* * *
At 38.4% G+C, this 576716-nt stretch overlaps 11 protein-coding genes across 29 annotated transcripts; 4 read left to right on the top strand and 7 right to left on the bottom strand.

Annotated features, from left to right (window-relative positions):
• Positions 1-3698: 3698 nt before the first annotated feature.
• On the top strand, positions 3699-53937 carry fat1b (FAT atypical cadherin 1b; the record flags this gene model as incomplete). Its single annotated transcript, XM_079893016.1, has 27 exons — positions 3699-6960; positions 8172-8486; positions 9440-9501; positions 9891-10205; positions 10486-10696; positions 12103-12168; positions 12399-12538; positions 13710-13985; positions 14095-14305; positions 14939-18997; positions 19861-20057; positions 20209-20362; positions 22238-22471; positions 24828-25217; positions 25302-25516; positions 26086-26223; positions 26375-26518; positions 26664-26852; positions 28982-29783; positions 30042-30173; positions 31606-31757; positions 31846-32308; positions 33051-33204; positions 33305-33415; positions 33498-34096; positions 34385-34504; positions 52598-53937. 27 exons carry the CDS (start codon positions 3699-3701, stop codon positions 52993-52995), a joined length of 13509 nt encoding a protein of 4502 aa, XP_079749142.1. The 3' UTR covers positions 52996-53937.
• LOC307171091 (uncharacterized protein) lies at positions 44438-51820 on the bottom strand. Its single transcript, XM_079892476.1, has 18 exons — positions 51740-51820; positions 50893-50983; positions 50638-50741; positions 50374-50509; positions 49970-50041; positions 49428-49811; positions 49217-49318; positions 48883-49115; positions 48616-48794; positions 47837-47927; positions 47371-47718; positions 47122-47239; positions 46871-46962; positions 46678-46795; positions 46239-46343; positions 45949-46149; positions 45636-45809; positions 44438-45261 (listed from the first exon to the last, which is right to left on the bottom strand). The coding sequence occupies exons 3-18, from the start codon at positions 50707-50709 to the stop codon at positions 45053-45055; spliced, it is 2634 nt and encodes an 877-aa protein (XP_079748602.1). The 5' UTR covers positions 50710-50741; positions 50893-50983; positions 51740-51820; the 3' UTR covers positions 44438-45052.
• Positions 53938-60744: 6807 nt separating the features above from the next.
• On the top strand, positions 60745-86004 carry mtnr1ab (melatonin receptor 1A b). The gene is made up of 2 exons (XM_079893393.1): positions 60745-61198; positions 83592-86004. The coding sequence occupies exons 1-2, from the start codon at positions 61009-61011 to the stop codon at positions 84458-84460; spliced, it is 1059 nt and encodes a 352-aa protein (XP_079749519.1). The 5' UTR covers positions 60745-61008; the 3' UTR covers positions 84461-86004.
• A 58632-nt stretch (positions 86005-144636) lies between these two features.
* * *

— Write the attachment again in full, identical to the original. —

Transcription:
At 38.4% G+C, this 576716-nt stretch overlaps 11 protein-coding genes across 29 annotated transcripts; 4 read left to right on the top strand and 7 right to left on the bottom strand.

Annotated features, from left to right (window-relative positions):
• Positions 1-3698: 3698 nt before the first annotated feature.
• On the top strand, positions 3699-53937 carry fat1b (FAT atypical cadherin 1b; the record flags this gene model as incomplete). Its single annotated transcript, XM_079893016.1, has 27 exons — positions 3699-6960; positions 8172-8486; positions 9440-9501; positions 9891-10205; positions 10486-10696; positions 12103-12168; positions 12399-12538; positions 13710-13985; positions 14095-14305; positions 14939-18997; positions 19861-20057; positions 20209-20362; positions 22238-22471; positions 24828-25217; positions 25302-25516; positions 26086-26223; positions 26375-26518; positions 26664-26852; positions 28982-29783; positions 30042-30173; positions 31606-31757; positions 31846-32308; positions 33051-33204; positions 33305-33415; positions 33498-34096; positions 34385-34504; positions 52598-53937. 27 exons carry the CDS (start codon positions 3699-3701, stop codon positions 52993-52995), a joined length of 13509 nt encoding a protein of 4502 aa, XP_079749142.1. The 3' UTR covers positions 52996-53937.
• LOC307171091 (uncharacterized protein) lies at positions 44438-51820 on the bottom strand. Its single transcript, XM_079892476.1, has 18 exons — positions 51740-51820; positions 50893-50983; positions 50638-50741; positions 50374-50509; positions 49970-50041; positions 49428-49811; positions 49217-49318; positions 48883-49115; positions 48616-48794; positions 47837-47927; positions 47371-47718; positions 47122-47239; positions 46871-46962; positions 46678-46795; positions 46239-46343; positions 45949-46149; positions 45636-45809; positions 44438-45261 (listed from the first exon to the last, which is right to left on the bottom strand). The coding sequence occupies exons 3-18, from the start codon at positions 50707-50709 to the stop codon at positions 45053-45055; spliced, it is 2634 nt and encodes an 877-aa protein (XP_079748602.1). The 5' UTR covers positions 50710-50741; positions 50893-50983; positions 51740-51820; the 3' UTR covers positions 44438-45052.
• Positions 53938-60744: 6807 nt separating the features above from the next.
• On the top strand, positions 60745-86004 carry mtnr1ab (melatonin receptor 1A b). The gene is made up of 2 exons (XM_079893393.1): positions 60745-61198; positions 83592-86004. The coding sequence occupies exons 1-2, from the start codon at positions 61009-61011 to the stop codon at positions 84458-84460; spliced, it is 1059 nt and encodes a 352-aa protein (XP_079749519.1). The 5' UTR covers positions 60745-61008; the 3' UTR covers positions 84461-86004.
• A 58632-nt stretch (positions 86005-144636) lies between these two features.